- Reduce your friends and followers. Nominet also found that only 10% of parents classify their Facebook “friends” as true friends. As a result, everyone from close friends to former college roommates and co-workers can see your personal information. If you’re going to post about your children, reduce your friends and followers to reflect your closest friends and family.
- Don’t use hashtags or geotags. Social media posts often reveal sensitive location information that should be kept confidential. Don’t make this easy for bad actors by adding hashtags or geotags to your posts as they open them to a wider audience and provide specific location data.
- Request that others avoid posting pictures of your child. Even the best privacy settings and carefully curated online following become futile when friends and family post photos of your children on their accounts. Politely request that people refrain from posting these images.
- Avoid making parenting a blog project or side hustle. For some parents, posting about their daily lives is an intentional part of an influencer campaign that may earn advertising revenue or other perks. These rewards are fleeting and often minuscule, especially compared to the cost of prolific data privacy violations.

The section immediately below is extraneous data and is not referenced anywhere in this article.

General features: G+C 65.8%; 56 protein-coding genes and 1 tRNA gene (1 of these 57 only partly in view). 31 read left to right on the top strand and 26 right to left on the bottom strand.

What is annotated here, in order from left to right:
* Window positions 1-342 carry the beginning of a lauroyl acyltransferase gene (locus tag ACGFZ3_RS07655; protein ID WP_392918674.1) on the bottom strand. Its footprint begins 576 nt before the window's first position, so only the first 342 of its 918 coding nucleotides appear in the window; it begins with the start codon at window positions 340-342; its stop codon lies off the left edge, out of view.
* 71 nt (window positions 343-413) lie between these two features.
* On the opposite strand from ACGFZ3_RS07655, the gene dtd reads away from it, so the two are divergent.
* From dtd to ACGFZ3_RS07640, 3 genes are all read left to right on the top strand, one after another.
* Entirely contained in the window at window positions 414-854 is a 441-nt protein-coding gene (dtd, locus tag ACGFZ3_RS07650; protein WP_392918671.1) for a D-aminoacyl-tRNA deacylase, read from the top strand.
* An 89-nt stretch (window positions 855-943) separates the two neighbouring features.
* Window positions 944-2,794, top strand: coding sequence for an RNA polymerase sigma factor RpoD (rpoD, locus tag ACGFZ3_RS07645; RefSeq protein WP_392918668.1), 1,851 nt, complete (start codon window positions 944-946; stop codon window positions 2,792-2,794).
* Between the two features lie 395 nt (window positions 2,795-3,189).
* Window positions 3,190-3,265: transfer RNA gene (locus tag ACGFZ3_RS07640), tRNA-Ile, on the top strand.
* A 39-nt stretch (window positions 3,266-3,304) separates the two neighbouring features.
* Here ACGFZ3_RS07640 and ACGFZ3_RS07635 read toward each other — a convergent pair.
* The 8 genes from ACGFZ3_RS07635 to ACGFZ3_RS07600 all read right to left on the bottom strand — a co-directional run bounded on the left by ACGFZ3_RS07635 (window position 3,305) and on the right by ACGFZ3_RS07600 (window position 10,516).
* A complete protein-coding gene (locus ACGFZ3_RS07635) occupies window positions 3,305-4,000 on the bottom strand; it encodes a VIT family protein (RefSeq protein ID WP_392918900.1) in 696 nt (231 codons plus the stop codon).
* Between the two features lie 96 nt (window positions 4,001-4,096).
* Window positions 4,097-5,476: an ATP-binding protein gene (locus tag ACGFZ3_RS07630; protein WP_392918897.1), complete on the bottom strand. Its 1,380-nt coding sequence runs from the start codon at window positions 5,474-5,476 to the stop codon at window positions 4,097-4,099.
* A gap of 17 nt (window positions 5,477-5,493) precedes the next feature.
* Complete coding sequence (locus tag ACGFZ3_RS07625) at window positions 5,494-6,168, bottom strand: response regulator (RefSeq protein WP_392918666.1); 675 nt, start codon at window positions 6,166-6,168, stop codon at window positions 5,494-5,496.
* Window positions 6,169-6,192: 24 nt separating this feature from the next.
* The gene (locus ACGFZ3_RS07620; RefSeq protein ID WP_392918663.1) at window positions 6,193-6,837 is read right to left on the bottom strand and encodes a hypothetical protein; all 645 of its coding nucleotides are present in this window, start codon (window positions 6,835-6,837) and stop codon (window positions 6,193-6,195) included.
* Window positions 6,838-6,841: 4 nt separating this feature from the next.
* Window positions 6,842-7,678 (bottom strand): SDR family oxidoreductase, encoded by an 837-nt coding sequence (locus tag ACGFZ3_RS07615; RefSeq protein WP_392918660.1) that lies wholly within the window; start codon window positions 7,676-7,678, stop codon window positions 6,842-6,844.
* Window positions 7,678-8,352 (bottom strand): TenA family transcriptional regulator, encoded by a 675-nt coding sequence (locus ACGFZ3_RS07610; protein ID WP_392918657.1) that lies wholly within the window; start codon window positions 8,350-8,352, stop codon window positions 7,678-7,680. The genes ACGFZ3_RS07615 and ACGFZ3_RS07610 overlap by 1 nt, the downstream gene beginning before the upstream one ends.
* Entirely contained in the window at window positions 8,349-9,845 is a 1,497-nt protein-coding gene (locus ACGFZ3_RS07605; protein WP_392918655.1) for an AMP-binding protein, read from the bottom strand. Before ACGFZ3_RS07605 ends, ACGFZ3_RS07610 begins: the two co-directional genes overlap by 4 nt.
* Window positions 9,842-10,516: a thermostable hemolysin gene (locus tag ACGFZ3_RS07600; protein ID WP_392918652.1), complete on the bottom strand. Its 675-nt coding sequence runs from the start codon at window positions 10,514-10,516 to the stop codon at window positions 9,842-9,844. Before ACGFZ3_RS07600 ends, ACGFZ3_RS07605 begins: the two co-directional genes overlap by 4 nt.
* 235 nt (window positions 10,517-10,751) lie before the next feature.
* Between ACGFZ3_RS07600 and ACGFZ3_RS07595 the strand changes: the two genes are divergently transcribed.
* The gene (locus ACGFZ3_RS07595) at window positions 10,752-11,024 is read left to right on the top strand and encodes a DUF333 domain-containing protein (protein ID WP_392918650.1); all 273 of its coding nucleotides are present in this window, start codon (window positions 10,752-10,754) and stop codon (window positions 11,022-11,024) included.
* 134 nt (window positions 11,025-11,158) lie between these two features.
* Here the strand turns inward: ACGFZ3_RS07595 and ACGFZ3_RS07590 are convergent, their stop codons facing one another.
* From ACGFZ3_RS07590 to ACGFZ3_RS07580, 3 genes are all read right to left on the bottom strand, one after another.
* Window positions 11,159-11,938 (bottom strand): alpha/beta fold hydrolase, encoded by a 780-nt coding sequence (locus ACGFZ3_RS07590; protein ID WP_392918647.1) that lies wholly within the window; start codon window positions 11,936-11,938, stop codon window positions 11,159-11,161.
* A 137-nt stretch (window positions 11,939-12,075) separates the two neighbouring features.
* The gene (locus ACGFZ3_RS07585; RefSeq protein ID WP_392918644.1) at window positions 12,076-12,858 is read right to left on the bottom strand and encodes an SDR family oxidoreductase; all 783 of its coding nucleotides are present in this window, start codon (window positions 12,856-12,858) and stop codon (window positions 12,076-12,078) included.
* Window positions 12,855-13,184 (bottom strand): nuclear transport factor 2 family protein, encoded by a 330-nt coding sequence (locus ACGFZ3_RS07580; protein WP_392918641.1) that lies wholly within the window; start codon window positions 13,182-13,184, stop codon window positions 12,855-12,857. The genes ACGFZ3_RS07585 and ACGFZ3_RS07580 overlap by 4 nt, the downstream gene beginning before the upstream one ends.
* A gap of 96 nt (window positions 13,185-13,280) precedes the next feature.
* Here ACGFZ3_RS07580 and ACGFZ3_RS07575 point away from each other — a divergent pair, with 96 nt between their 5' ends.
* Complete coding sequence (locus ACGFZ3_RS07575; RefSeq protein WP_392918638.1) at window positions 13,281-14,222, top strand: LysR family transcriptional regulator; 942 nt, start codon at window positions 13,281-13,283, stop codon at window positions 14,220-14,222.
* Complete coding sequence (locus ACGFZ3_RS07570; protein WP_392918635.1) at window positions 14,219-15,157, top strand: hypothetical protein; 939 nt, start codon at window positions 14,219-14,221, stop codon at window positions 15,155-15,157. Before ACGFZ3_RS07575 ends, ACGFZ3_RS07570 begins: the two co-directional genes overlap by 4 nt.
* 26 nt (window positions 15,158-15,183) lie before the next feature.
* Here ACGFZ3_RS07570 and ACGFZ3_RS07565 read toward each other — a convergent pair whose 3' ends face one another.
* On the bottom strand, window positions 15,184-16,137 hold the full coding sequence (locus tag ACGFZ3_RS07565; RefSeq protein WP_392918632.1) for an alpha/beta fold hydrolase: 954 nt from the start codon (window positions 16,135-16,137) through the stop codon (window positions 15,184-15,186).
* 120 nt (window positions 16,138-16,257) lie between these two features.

- Seek alternatives. Social media isn’t the only way to connect with friends and family. Rather than posting photos, connect online using Skype or Zoom. For photo sharing, consider starting private photo albums on Google or iCloud that allow select people to view pictures in a private setting.
Creating a Foundation for Privacy
Parenting in the digital age means making intentional decisions to protect our child’s online privacy. Undoubtedly it’s one of the most challenging and important digital priorities for today’s parents.
Parents can be proactive about protecting their child’s privacy while modeling healthy digital behavior that will equip them to protect their own digital privacy in the years ahead.
When cultivating healthy internet habits, a good place to start is to minimize the amount of personal information available on the internet. OneRep is here to help you and your family take control of your digital privacy by removing personal information from people-search sites.